Provider architectural and operational differences do clearly make a difference. AWS, notably, has never had a full regional failure or a global outage. The unique nature of GCP’s global network has both benefits and drawbacks. Azure has been improving steadily in reliability over the years as Microsoft addresses both service architecture and deployment (and other operations) processes.
Note that while these outages can be multi-hour, they have generally been short enough that — given typical enterprise recovery-time objectives for disaster recovery, which are often lengthy — customers typically don’t activate a traditional DR plan. (Customers may take other mitigation actions, i.e. failover to another region, failover to an alternative application for a business process, and so forth.)
Multicloud failover requires that you maintain full portability between two providers, which is a massive burden on your application developers. The basic compute runtime (whether VMs or containers) is not the problem, so OpenShift, Anthos, or other “I can move my containers” solutions won’t really help you. The problem is all the differentiators — the different network architectures and features, the different storage capabilities, the proprietary PaaS capabilities, the wildly different security capabilities, etc. Sure, you can run all open source in VMs, but at that point, why are you bothering with the cloud at all? Plus, even in a DR situation, you need some operational capabilities on the other cloud (monitoring, logging, etc.), even if not your full toolset.
Moreover, the huge cost and complexity of a multicloud implementation is effectively a negative distraction from what you should actually be doing that would improve your uptime and reduce your risks, which is making your applications resilient to the types of failure that are actually probable. More on that in a future blog post.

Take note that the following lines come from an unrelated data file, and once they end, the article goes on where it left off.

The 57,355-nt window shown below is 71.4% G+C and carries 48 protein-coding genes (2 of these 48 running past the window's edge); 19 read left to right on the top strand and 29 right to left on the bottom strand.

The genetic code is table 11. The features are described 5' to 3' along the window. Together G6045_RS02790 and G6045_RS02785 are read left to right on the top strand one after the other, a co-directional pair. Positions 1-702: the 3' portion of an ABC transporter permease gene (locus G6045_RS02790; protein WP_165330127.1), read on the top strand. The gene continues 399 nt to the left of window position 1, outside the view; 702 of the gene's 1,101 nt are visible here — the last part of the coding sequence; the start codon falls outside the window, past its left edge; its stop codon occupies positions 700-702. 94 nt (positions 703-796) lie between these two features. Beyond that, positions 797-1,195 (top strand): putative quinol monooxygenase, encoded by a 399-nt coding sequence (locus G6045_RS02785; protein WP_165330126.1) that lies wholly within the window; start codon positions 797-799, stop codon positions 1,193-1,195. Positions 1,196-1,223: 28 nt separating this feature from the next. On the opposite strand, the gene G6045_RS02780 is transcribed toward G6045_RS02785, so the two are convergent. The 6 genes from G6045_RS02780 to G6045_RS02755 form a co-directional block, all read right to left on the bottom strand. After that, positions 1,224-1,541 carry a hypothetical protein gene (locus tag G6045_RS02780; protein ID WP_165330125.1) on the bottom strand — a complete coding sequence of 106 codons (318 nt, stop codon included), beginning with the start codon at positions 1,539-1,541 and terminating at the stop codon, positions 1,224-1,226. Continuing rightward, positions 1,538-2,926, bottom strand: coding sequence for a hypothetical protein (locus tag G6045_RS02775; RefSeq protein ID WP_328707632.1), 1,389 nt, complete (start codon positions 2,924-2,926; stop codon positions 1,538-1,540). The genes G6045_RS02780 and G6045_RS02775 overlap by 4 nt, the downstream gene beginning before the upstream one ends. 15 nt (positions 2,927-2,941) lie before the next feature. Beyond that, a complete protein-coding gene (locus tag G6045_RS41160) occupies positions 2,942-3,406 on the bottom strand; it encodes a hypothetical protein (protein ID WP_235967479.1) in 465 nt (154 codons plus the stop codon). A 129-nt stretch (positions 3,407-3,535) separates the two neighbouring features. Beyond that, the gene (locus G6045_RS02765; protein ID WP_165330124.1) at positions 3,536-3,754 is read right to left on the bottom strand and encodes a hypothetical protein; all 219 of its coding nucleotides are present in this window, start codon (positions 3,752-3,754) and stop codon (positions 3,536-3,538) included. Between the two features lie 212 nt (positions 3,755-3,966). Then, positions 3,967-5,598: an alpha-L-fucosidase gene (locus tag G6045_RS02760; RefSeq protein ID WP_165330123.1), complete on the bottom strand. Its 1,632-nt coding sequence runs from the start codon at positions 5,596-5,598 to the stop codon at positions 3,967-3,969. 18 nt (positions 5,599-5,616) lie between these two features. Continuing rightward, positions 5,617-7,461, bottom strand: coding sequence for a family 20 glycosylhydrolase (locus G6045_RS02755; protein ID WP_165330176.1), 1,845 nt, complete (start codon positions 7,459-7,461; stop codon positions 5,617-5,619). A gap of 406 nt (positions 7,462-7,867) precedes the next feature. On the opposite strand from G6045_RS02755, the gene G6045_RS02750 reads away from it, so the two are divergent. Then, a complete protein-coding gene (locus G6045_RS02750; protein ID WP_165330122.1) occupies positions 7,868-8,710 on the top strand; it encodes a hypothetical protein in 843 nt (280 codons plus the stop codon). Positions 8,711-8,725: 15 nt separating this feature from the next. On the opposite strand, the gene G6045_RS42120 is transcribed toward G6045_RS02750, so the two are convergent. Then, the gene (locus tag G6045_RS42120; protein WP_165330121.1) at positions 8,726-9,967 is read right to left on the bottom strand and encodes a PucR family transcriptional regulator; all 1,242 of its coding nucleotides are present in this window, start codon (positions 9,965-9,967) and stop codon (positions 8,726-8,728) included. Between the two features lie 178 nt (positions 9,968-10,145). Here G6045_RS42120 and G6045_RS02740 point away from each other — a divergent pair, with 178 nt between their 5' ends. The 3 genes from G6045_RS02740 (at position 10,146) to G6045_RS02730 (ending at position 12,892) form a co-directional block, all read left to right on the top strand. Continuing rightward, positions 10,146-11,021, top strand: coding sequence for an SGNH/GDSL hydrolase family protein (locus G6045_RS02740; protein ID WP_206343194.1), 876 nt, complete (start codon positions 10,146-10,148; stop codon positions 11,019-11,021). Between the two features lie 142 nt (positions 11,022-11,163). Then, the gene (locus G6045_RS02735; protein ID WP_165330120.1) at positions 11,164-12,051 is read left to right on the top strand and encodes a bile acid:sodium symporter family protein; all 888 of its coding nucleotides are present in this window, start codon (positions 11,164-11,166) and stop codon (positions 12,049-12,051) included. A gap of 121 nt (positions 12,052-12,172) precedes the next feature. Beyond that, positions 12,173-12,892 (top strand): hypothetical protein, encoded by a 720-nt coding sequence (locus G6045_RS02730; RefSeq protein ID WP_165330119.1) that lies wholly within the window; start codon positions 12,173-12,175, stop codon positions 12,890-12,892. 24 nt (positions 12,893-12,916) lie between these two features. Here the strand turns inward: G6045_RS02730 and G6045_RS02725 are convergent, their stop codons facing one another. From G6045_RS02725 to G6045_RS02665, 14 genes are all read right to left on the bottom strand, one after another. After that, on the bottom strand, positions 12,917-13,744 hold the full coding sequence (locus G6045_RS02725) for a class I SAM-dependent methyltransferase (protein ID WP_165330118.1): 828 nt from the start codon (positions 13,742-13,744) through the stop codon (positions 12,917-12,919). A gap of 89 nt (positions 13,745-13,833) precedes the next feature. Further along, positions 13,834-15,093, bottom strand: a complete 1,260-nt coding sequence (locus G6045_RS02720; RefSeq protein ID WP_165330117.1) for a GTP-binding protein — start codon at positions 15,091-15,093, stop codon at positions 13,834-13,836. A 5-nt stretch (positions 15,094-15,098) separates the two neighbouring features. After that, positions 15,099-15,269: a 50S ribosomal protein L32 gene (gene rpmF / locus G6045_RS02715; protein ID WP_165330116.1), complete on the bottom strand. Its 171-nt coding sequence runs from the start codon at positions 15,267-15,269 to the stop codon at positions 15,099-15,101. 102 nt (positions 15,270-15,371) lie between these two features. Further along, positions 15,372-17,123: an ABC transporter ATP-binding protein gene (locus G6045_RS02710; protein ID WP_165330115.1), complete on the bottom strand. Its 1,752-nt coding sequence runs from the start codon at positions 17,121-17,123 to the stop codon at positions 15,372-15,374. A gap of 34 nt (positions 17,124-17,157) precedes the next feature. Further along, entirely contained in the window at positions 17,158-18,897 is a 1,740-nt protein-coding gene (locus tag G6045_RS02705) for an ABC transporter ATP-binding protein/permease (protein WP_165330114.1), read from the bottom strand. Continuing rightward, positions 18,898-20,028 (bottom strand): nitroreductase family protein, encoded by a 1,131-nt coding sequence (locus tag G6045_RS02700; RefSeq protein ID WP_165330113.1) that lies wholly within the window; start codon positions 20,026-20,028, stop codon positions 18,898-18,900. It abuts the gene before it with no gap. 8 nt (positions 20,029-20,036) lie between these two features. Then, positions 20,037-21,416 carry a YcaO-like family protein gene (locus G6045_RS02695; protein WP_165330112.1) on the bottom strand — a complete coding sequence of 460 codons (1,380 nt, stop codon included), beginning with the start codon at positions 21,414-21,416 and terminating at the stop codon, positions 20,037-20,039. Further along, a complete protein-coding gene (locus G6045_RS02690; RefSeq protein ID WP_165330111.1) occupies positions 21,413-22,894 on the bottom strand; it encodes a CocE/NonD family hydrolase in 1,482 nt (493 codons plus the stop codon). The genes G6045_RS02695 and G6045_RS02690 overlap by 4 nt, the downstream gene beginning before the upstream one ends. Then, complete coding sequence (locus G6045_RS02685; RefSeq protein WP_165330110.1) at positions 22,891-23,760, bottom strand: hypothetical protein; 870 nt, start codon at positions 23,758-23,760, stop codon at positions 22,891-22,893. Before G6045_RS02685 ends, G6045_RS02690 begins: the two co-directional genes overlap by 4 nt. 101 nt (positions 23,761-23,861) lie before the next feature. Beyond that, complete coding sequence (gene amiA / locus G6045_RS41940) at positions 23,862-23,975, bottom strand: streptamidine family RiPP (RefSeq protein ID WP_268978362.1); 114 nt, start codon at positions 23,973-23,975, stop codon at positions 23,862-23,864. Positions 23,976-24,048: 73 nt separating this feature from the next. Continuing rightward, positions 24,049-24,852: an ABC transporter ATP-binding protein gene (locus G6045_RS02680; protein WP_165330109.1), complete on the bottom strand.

I recently wrote a Twitter thread about cloud risk and resilience that drew a lot of interest, so I figured I’d expand on it in a blog post. I’ve been thinking about cloud resilience a lot recently, given that clients have been asking about how they manage their risks.
Inquiries about this historically come in waves, almost always triggered by incidents that raise awareness (unfortunately often because the customer has been directly impacted). A wave generally spans a multi-week period, causing waves to bleed into one another. Three distinct sets come to mind over the course of 2021:
- The Azure AD outages earlier this year had a huge impact on client thinking about concentration risks and critical service dependencies — often more related to M365 than Azure, though (and exacerbated by the critical dependency that many organizations have on Teams during this pandemic). Azure AD is core to SSO for many organizations, making its resilience enormously impactful. These impacts are still very top of mind for many clients, months later.
- The Akamai outage (and other CDN outages with hidden dependencies) this summer raised application and infrastructure dependency awareness, and came as a shock to many customers, as Akamai has generally been seen as a bedrock of dependability.
- The near-daily IBM Cloud “Severity 1” outages over the last month have drawn selective client mentions, rather than a wave, but add to the broader pattern of cloud risk concerns. (To my knowledge, there has been no public communication from IBM regarding root cause of these issues. Notifications indicate the outages are multi-service and multi-regional, often impacting all Gen 2 multizone regions. Kubernetes may be something of a common factor, to guess from the impact scope.)